Commentators continue to call for yet there is a significant lack of awareness over what constitutes infrastructure. Infrastructure is not limited to bridges, roads and electricity poles.
Australia needs more knowledge infrastructure: that is, public-private partnerships in research and technology to translate ideas from research into new products and processes for industry. Although poor and insufficient infrastructure can undermine productivity, recent calls for governments to invest more need to pass the evidence test. And the evidence is clear. Whereas there has been strong growth in the building of roads, bridges, water and electricity over the past decade, spending on knowledge infrastructure has been desolate.
There is clear, consistent and robust empirical evidence (over 50 studies) around the developed world that R&D and knowledge generation activities have large spillovers to other businesses in the surrounding local economy. That is, when one business introduces a novel new way of doing something, their local competitors watch, imitate and often improve upon the original idea. The business taking the risk on innovation does not get all the benefits - hence they will under-invest in innovation.
These 50 or more studies show that whereas the returns to the firm investing in research and development (for example) is of the order of 20%, the returns to the whole economy, which includes the firm and other competitors, suppliers and customers is about 40%. Knowledge infrastructure represents the low-hanging productivity fruit.
For many decades, canny countries such as the USA, Germany and the low lands of Belgium, Netherlands and Denmark have been operating schemes that underpin the risk of innovation for business and create networks of trust and collaboration between the research sector and businesses.
The rise and dominance of Silicon Valley would not have happened without the US Departments of Defence and Energy DARPA and ARPAe projects. The Small Business Innovation Research (SBIR) programs in the US are legendary for co-investing in the successful commercialisation of frontier technologies. The Fraunhofer Institutes make Germany a leader in applied research as well as encouraging a flexible, autonomous and entrepreneurial approach to the society’s research priorities. Recently, the UK has embarked on similar schemes.
Australia is a minnow in this competitive race (see the figure below). We have some similar schemes but as a portion of our GDP they are miniscule.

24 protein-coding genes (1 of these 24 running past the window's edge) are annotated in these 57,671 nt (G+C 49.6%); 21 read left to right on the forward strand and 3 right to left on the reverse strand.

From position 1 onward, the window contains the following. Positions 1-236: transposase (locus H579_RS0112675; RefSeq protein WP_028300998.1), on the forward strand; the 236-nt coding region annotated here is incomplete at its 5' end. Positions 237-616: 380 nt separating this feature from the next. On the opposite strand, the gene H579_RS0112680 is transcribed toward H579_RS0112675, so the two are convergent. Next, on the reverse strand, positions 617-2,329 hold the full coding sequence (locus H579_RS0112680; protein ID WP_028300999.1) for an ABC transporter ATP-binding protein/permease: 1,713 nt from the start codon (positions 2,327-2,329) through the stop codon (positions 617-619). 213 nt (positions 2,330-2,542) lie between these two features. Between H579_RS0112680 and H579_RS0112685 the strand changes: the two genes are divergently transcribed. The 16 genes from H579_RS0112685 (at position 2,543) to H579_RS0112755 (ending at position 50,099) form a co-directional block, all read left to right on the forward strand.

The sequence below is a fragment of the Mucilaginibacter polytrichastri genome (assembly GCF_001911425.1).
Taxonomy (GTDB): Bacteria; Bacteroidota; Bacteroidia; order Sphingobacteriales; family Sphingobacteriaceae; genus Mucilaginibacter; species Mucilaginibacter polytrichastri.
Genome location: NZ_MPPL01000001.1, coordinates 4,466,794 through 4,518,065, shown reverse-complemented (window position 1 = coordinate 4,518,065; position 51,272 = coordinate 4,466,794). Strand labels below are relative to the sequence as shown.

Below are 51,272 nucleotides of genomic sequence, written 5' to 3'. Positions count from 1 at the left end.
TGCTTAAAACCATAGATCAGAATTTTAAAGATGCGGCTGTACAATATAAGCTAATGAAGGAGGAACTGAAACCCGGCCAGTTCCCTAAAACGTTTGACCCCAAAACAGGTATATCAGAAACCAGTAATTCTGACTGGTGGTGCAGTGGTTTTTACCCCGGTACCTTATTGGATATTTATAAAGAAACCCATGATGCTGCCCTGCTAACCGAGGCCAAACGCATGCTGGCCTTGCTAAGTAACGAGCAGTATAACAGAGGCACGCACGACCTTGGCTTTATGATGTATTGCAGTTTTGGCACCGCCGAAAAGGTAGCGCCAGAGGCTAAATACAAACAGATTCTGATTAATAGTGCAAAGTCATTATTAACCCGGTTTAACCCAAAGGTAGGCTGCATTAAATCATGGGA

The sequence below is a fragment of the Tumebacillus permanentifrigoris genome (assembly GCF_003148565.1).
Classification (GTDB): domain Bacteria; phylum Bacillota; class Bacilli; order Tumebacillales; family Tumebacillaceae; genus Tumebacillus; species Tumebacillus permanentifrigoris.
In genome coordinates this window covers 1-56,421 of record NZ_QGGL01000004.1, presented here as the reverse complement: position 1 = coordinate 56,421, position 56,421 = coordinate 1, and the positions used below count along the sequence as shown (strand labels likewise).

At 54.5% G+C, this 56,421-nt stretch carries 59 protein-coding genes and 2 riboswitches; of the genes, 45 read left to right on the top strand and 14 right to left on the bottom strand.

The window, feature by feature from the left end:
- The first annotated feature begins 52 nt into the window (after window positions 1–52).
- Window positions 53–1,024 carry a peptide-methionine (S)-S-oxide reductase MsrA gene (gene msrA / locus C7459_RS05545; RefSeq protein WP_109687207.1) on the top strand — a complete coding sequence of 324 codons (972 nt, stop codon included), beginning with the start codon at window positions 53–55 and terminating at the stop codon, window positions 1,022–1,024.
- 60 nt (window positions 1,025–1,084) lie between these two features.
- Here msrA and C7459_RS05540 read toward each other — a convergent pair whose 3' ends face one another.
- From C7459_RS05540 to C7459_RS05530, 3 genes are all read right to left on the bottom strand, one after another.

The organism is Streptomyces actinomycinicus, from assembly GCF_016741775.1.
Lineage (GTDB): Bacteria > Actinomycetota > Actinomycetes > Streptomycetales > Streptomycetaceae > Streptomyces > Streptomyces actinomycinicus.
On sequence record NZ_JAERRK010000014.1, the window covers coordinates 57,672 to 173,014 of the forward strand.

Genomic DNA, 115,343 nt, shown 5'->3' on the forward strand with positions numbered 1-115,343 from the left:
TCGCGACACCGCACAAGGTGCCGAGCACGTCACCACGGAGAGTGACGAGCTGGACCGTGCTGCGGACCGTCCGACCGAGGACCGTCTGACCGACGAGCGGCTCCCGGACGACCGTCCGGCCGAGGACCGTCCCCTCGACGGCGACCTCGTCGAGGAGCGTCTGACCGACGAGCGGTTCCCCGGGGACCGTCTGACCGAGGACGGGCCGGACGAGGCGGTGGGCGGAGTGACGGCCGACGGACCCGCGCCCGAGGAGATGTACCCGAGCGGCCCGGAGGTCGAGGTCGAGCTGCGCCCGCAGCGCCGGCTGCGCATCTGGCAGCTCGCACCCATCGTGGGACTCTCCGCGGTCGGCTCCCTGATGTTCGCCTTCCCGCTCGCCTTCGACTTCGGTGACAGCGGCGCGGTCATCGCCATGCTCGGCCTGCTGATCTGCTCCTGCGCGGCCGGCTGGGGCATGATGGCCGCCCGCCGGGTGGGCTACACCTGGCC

Direct government funding of business R&D as % GDP
Although we have a science and research sector that is acclaimed internationally, it is not well exploited and used by our industry. Overseas companies have recognised our local talent. Many of them have set up talent scouting offices in Australia. These offices identify the best research people in the world and hook them up to their companies back home. Australia is a net exporter of research. We are prepared to pay A$9 billion a year for research but not worry about whether it is used and who uses it. Investment in knowledge infrastructure is needed to help maximise the return to Australian companies from Australian research.
There is a growing rumble of discontent over this situation. Numerous reports have been written recently extolling the need for more public-private partnerships in research and technology consortia to translate ideas. There are several ways this can be done. And some businesses are lining up to work more activity with universities, research institutes and hospitals. However, across the world the model that succeeds is the tripartite model where the research sector, business and government all commit funds.
Unfortunately, Australian governments appear to be going backwards and are withdrawing funding from knowledge infrastructure. This is very short sighted. As the long-term outlook for our coal exports start to dwindle, we should be gearing up the only truly sustainable form of comparative advantage: the brilliance of our people.
Written by Elizabeth Webster, Swinburne University of Technology. This article was originally published on The Conversation. Read the original article.